Bufalino: Rise & Fall

In his time, Russell A. Bufalino -- though not as widely known as John Gotti and the "usual suspects" of New York Mafiosi -- was "feted by politicians, feared by his fellow mobsters and dogged by federal prosecutors," writes Citizens Voice in an extensive profile on the long-dead mobster widely believed to be the man behind the men who made one James R. Hoffa disappear.

Why write a profile now on Bufalino? The only "angles" we see are: any excuse to write about the mob will do, as it sells newspapers; and secondly, as the article itself notes, there is a film planned by Oscar-winning director Martin Scorsese called The Irishman, which is based on the biography of a Teamsters official who claims to have killed Hoffa on Bufalino’s orders. Robert DeNiro, Joe Pesci and Al Pacino are all supposed to star, according to the article.

Citizens Voice continues:

Even 17 years after his death, the soft-spoken, eight-fingered Sicilian with a lazy eye, known to his closest associates as “McGee,” is still a presence in Northeastern Pennsylvania, where he helped nurture the culture of corruption now unraveling under the pressure of a federal corruption probe.

The 2006 arrest of Bufalino’s longtime driver and reputed successor, William “Big Billy” D’Elia, put the FBI on the trail of two Luzerne County judges now facing prison for racketeering, federal prosecutors say.

Casino developer Louis A. DeNaples’ alleged evasions about a relationship with Bufalino in interviews with state gaming regulators forced him to relinquish control of his casino in return for dismissal of perjury charges in 2009.

Bufalino, or a character based on him, will likely play a prominent role in a film planned by Oscar-winning director Martin Scorsese. “The Irishman,” based on the biography of a Teamsters official who claims to have killed labor union leader Jimmy Hoffa on Bufalino’s orders, would star mob-movie legends Robert DeNiro, Joe Pesci and Al Pacino.

But the definitive, if less cinematic, chronicle of Bufalino’s career can be found in his 1,164-page FBI file acquired by The Citizens’ Voice under the U.S. Freedom of Information Act.

Although heavily edited to delete the names of informants and associates and to protect investigatory information, the FBI file makes a compelling case that Bufalino’s quiet and modest life in Kingston obscured a criminal career of nationwide significance. Reports from FBI offices across the United States over a 30-year period link Bufalino and his crime family to union racketeering, bookmaking, the fencing of stolen goods, loan-sharking, narcotics and related violence.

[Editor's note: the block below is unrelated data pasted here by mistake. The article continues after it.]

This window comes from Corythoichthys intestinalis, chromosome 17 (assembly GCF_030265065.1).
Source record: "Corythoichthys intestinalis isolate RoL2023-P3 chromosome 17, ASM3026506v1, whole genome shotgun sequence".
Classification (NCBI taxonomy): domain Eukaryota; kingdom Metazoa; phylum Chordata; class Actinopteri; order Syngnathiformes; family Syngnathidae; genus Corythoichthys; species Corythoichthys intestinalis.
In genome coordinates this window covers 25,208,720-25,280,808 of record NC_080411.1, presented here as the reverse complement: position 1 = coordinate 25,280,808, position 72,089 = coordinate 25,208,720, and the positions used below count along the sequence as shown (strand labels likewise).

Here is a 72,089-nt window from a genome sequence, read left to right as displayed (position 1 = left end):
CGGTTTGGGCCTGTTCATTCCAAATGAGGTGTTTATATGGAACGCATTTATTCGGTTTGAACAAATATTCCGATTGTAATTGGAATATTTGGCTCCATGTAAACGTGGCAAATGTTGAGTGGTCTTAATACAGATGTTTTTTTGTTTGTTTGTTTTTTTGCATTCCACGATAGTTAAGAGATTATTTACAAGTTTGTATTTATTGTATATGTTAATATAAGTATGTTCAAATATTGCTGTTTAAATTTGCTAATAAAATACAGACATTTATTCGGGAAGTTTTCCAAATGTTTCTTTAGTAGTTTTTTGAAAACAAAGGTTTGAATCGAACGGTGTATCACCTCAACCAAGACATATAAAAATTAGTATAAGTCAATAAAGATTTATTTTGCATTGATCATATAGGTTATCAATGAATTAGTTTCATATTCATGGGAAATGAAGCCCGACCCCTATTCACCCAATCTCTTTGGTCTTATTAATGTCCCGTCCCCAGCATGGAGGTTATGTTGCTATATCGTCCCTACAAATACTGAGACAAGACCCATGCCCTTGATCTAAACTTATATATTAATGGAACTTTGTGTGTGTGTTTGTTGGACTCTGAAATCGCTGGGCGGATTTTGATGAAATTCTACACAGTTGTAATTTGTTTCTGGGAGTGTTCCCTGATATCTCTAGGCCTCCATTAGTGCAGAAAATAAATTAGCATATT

“He was one of the most powerful mob bosses of his day, if not of all time,” said Charles Brandt, a former Delaware state prosecutor whose biography of former Teamsters official Frank Sheeran, “I Heard You Paint Houses,” is the basis for the Scorsese film project.

View the FBI file on Bufalino

Read entire article: The rise and fall of a mob power

Comments

  1. Marty has lost it. Using a 5'6" N.Y.Italian to play a 6'6" Philadelphia Irishman, all to keep his repetoire company working. This story is bigger then he can tell

    ReplyDelete
  2. The whole Story is untrue. Russell A. Bufalino was a major player, but nothing to the case he had Hoffa killed, Tony Pro, was the force behind the hit, and people out of North Bergen NJ, was the players involved, all the way down to burying the body, in a farm upstate NY. New York State is not that far from Michigan, a wise guy from New Jersey owning or knowing about a farm located upsate New York is truly plausible. What do you think it would be worth to find the grave of Jimmy Hoffa. If he is still there, see the CIA killed one of Hoffa's shooters in little Italy the day after Hoffa went missing. So did the CIA also move the body, to dispose of the remains for good.

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